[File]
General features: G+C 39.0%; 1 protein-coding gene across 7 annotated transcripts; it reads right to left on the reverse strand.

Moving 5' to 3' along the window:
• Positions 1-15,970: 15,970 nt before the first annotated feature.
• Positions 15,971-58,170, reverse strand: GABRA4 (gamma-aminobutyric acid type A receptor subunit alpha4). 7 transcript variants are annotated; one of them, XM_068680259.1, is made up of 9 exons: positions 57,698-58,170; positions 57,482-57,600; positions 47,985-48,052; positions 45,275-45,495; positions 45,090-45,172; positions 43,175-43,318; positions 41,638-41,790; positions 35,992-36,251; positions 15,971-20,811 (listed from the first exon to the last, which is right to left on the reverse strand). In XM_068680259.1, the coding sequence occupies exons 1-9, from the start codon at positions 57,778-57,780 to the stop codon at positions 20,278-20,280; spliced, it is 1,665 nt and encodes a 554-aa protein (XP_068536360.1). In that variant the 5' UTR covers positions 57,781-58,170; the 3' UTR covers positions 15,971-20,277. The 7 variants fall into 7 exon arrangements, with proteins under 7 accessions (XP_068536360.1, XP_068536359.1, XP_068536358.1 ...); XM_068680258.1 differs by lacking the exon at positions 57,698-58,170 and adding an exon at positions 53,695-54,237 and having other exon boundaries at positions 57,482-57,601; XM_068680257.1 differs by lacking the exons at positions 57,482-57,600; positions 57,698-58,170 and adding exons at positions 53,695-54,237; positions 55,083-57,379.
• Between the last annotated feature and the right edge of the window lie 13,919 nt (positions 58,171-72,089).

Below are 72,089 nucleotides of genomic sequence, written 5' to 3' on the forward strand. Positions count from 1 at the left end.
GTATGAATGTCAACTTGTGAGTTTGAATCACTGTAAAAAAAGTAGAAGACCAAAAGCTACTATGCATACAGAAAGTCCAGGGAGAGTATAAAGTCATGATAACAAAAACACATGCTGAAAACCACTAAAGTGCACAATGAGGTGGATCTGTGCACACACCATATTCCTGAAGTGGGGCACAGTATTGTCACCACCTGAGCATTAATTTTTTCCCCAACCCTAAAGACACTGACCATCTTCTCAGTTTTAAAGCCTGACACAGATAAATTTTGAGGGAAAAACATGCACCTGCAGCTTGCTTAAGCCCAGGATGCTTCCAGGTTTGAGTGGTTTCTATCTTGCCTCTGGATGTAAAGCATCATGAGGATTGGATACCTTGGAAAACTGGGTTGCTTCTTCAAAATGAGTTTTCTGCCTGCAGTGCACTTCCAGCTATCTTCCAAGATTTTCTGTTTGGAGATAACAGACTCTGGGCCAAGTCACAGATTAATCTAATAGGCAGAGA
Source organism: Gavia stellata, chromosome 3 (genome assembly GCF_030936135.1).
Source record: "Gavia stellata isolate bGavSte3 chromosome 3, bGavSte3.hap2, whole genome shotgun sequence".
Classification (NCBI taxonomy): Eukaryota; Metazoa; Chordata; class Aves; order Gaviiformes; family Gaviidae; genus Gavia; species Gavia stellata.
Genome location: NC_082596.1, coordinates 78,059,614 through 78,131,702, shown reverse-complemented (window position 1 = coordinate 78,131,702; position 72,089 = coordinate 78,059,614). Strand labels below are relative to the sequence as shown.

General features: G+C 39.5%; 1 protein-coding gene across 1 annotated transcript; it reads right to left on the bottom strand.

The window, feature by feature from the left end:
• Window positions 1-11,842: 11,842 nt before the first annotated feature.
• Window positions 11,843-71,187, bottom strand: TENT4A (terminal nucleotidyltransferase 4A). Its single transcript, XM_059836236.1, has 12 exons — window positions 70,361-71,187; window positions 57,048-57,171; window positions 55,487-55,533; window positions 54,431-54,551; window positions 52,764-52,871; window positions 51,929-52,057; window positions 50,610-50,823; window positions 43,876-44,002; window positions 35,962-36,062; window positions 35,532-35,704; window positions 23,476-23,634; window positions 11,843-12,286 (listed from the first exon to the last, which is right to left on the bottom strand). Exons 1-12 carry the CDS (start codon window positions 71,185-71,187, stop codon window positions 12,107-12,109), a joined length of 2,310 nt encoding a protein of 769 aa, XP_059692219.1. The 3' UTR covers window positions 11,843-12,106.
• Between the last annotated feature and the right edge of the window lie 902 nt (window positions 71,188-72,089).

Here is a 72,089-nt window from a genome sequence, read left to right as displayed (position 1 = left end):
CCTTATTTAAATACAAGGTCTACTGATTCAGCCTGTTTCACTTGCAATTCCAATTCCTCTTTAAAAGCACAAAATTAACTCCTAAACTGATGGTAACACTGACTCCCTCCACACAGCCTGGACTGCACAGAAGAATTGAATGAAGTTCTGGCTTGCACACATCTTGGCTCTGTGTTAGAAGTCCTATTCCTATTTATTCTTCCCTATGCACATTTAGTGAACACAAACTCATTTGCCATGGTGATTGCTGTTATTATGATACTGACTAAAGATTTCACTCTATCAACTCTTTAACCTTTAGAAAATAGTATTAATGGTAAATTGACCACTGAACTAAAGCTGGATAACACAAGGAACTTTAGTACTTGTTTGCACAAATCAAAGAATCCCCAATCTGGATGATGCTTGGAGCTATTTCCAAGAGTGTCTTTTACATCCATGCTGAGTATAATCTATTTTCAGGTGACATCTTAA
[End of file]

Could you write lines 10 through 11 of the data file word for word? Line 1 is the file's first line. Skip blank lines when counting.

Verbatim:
Classification (NCBI taxonomy): Eukaryota; Metazoa; Chordata; class Aves; order Gaviiformes; family Gaviidae; genus Gavia; species Gavia stellata.
Genome location: NC_082596.1, coordinates 78,059,614 through 78,131,702, shown reverse-complemented (window position 1 = coordinate 78,131,702; position 72,089 = coordinate 78,059,614). Strand labels below are relative to the sequence as shown.